Innerkoflerturm (3081m), via "Calice", VI+, ~450m

The grand finale of our Dolomites trip nearly got cancelled. Marzia, Luigi's daughter and Leonie's best friend, broke her femur. I know what you're thinking: of course, that's what happens when you take two year olds climbing. In reality she just fell on the terrace of a restaurant. Tripped over the cord of one of the sun umbrellas. Fortunately no surgery required. "Just" a two year old with one full leg, her hip and half her good leg in a stiff cast for six weeks. A test of patience for the entire family. Luckily Luigi and Silvia had family visiting and thus could share the burden of entertaining the kid and running a household. The accident meant that they'd return home sooner than originally planned and in an ambulance to boot (can't put the kid into a regular children's car seat with the cast on). But we could still sneak in a day of climbing - thank you Silvia!

Langkofel group. We climbed the one on the left, but from around the back in this photo.
Early morning views of the valley.
Sören on the ridge.

Luigi chose the "Calice" route up the Innerkofler tower. A great classic in the area. 13 long pitches up to VI+ difficulty. With 450 meters of elevation gain this is among the longest routes I have ever climbed. Thus we started earlier than usual: after driving up and hiking in we were at the base of the climb around 8 in the morning. The route features three crux pitches: a smooth corner in the beginning, a slightly overhanging face and finally another dihedral just before the exit pitch. I got to lead the first two while Luigi finished off with the last one. The climbing is diverse, sustained and a lot of fun. The first crux was made hard by the fact that the rock hadn't been hit by the sun yet and our fingers and feet were freezing cold. It's hard to balance on delicate footholds when you can't feel your toes.

Our route goes straight up the black/gray pillar in the middle after starting in the yellow eye on the left.
Luigi on the final few meters of the first crux pitch. The actual pitch is in the corner on the left, you only traverse out at the very end of it.
Luigi on the sharp end on a beautifully structured V-something pitch.

By the time we reached the second crux halfway up the wall we were fully exposed to the sun. So while I was complaining about cold fingers before, I was now struggling with sunscreen running into my eyes. I actually had to pause midway through the pitch to get sunglasses out of the backpack. Annoying, as it would have been a clean lead otherwise. And while I'm huffing and puffing my way through that pitch I saw another party of three cruising up towards us as if it was nothing. We met several times on the route and it turned out that their leader is a professional mountain guide on vacation with his best friends. He was leading every pitch and is a veteran of such routes as "Moderne Zeiten" on the Marmolada (1000 meters of VII-VIII climbing). This made me feel slightly better about my abysmal performance compared to him. One thing that really impressed me is how effortless and quickly he could improvise bomber anchors out of seemingly nothing. He'd never trust the existing pietons or knots (for good reason!) and whip out perfectly balanced 5 point anchors in less time than it took me to close a screwgate carabiner. Practice does make perfect it seems.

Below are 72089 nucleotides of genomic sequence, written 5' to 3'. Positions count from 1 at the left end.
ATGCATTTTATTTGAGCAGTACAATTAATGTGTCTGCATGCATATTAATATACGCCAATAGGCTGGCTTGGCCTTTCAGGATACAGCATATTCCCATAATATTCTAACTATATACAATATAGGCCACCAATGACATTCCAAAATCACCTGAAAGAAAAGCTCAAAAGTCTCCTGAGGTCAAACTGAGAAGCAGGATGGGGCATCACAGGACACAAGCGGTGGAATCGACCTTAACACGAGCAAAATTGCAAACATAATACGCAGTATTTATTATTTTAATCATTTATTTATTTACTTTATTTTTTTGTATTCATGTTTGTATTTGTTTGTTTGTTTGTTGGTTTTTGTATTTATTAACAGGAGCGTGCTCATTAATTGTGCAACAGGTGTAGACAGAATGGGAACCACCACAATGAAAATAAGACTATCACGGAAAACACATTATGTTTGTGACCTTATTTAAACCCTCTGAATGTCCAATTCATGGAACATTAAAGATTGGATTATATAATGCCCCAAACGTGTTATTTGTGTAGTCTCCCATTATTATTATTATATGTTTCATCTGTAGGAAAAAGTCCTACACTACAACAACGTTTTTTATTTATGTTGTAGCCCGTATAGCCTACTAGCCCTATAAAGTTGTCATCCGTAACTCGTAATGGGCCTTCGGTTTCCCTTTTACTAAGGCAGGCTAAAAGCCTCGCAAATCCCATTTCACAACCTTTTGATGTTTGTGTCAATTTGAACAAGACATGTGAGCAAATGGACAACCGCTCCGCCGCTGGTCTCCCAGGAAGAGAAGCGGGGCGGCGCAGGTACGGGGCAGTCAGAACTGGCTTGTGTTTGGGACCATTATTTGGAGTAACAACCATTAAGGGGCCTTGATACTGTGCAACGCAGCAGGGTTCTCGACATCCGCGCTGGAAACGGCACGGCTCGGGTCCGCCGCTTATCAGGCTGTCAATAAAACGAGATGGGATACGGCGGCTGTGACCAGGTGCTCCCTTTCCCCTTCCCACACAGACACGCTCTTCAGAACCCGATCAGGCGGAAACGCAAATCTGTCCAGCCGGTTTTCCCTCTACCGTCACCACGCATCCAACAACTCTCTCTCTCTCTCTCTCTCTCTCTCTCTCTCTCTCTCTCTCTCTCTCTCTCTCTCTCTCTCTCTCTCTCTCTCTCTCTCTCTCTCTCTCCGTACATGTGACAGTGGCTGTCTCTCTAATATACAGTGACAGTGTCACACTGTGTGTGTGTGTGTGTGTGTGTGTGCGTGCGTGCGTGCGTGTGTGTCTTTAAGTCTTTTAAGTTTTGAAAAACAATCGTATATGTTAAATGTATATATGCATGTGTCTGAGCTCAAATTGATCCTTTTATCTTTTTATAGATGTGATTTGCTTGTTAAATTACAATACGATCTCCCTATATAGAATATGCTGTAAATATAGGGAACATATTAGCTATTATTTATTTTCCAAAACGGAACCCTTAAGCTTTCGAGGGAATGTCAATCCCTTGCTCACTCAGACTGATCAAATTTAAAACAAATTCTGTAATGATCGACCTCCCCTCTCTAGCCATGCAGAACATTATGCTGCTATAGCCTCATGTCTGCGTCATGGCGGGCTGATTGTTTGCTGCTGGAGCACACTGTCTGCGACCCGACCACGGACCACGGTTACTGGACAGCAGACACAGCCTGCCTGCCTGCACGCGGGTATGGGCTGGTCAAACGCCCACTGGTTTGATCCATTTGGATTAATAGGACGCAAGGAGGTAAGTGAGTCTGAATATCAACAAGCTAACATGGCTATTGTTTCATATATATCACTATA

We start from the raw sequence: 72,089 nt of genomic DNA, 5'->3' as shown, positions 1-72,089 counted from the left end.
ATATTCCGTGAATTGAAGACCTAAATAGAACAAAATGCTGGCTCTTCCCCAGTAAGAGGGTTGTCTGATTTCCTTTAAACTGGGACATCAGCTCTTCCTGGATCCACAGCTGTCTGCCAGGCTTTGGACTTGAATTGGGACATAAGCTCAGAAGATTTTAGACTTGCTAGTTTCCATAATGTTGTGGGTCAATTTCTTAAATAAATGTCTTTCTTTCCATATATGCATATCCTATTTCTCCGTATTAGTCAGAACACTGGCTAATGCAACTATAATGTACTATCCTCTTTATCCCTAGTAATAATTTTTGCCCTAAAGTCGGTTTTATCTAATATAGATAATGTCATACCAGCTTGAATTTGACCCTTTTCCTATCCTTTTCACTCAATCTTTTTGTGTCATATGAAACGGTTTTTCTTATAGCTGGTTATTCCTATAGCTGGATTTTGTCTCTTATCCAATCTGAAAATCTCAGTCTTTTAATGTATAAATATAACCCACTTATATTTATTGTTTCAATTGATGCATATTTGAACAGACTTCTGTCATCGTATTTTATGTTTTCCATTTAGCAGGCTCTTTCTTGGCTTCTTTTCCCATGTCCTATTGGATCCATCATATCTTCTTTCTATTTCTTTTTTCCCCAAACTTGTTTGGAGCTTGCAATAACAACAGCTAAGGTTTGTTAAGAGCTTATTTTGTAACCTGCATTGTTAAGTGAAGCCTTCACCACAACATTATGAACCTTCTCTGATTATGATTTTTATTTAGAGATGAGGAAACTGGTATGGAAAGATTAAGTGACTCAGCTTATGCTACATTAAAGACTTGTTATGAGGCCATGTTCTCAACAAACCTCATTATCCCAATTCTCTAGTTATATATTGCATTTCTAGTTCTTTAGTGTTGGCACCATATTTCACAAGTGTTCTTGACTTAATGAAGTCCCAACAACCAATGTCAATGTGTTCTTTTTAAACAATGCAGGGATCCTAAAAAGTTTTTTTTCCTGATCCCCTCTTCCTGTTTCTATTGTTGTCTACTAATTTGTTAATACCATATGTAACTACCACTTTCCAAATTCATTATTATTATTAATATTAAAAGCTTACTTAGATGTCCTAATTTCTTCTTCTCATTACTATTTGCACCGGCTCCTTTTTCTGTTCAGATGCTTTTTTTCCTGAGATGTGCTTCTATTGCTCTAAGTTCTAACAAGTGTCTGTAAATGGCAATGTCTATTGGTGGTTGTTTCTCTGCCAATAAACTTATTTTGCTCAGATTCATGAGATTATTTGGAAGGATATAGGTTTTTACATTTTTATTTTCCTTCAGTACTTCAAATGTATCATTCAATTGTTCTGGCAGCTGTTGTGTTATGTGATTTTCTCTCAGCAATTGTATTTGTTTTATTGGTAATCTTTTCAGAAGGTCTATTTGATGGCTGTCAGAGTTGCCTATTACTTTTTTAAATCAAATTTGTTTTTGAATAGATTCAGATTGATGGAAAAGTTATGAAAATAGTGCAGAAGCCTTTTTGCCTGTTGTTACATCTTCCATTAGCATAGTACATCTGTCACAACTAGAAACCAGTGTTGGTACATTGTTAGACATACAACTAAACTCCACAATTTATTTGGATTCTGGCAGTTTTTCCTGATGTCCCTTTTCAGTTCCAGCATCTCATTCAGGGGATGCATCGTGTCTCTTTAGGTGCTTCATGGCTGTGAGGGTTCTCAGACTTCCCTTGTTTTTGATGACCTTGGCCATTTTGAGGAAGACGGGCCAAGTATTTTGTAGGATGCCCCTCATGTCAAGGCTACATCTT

Topping out the route left us on a complex fractured ridge with no clear path to the summit. We decided to rappel into a steep couloir and scrambled up for almost another hour before finally gaining the summit. From there we still had to find our way back down, which, as I was now accustomed to, was another adventure on its own. Rappels interspersed with steep unprotected scrambling and crazy traverses before we finally rappelled onto a steep scree slope in a canyon. Slipping and sliding down the scree was annoyingly difficult and poised to sprain your ankles. Anyway, we made it back down in one piece. The next day we celebrated our exploits and the end of a great vacation with a big barbeque and beer. Thanks for always being great company Luigi & Silvia & Marzia!

As I'm writing this, Marzia is already walking again and is almost back to her normal cheery self. She'll make a full recovery.

Topping out on the ridge.
View from the summit.
Finding our way down.
Scrambling on the way down. It's technically easy, but on bad rock and often very exposed.
Final rappel into the canyon.
It's hard to see, but I was standing on the torso sized boulder in the center of this image. Luigi was rappelling straight below me when the boulder suddenly moved and the crack you can see opened up. Quite a jolt of adrenaline. This would have been a definite widow maker. On the last 10 minutes of the descent, no less.
This looks easier than it was. Getting down this pile of loose rock meant half the time you were sliding down in some sort of mini rock avalanche.
Mission accomplished!

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